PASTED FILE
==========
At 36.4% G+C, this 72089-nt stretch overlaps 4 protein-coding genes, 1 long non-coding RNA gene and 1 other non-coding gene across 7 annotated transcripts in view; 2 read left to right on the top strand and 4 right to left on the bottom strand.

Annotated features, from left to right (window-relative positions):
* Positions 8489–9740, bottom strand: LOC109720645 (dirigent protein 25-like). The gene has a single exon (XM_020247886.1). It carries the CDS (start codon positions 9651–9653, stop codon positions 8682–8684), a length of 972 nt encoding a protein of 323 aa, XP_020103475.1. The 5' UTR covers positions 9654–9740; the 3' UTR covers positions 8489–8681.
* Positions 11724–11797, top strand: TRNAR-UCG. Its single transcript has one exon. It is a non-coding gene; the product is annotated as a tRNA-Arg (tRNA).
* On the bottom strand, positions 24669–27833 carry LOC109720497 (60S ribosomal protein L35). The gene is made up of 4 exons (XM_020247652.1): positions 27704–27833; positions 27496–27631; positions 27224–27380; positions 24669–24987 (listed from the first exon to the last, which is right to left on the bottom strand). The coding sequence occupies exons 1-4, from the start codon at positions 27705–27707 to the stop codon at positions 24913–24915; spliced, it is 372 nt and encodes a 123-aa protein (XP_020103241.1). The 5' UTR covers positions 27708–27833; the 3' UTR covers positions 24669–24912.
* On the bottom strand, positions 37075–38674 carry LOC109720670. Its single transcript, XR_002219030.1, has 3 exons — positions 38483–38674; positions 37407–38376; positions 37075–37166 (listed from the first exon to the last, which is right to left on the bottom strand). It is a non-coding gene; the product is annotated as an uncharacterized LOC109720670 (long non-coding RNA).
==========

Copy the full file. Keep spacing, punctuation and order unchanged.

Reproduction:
At 36.4% G+C, this 72089-nt stretch overlaps 4 protein-coding genes, 1 long non-coding RNA gene and 1 other non-coding gene across 7 annotated transcripts in view; 2 read left to right on the top strand and 4 right to left on the bottom strand.

Annotated features, from left to right (window-relative positions):
* Positions 8489–9740, bottom strand: LOC109720645 (dirigent protein 25-like). The gene has a single exon (XM_020247886.1). It carries the CDS (start codon positions 9651–9653, stop codon positions 8682–8684), a length of 972 nt encoding a protein of 323 aa, XP_020103475.1. The 5' UTR covers positions 9654–9740; the 3' UTR covers positions 8489–8681.
* Positions 11724–11797, top strand: TRNAR-UCG. Its single transcript has one exon. It is a non-coding gene; the product is annotated as a tRNA-Arg (tRNA).
* On the bottom strand, positions 24669–27833 carry LOC109720497 (60S ribosomal protein L35). The gene is made up of 4 exons (XM_020247652.1): positions 27704–27833; positions 27496–27631; positions 27224–27380; positions 24669–24987 (listed from the first exon to the last, which is right to left on the bottom strand). The coding sequence occupies exons 1-4, from the start codon at positions 27705–27707 to the stop codon at positions 24913–24915; spliced, it is 372 nt and encodes a 123-aa protein (XP_020103241.1). The 5' UTR covers positions 27708–27833; the 3' UTR covers positions 24669–24912.
* On the bottom strand, positions 37075–38674 carry LOC109720670. Its single transcript, XR_002219030.1, has 3 exons — positions 38483–38674; positions 37407–38376; positions 37075–37166 (listed from the first exon to the last, which is right to left on the bottom strand). It is a non-coding gene; the product is annotated as an uncharacterized LOC109720670 (long non-coding RNA).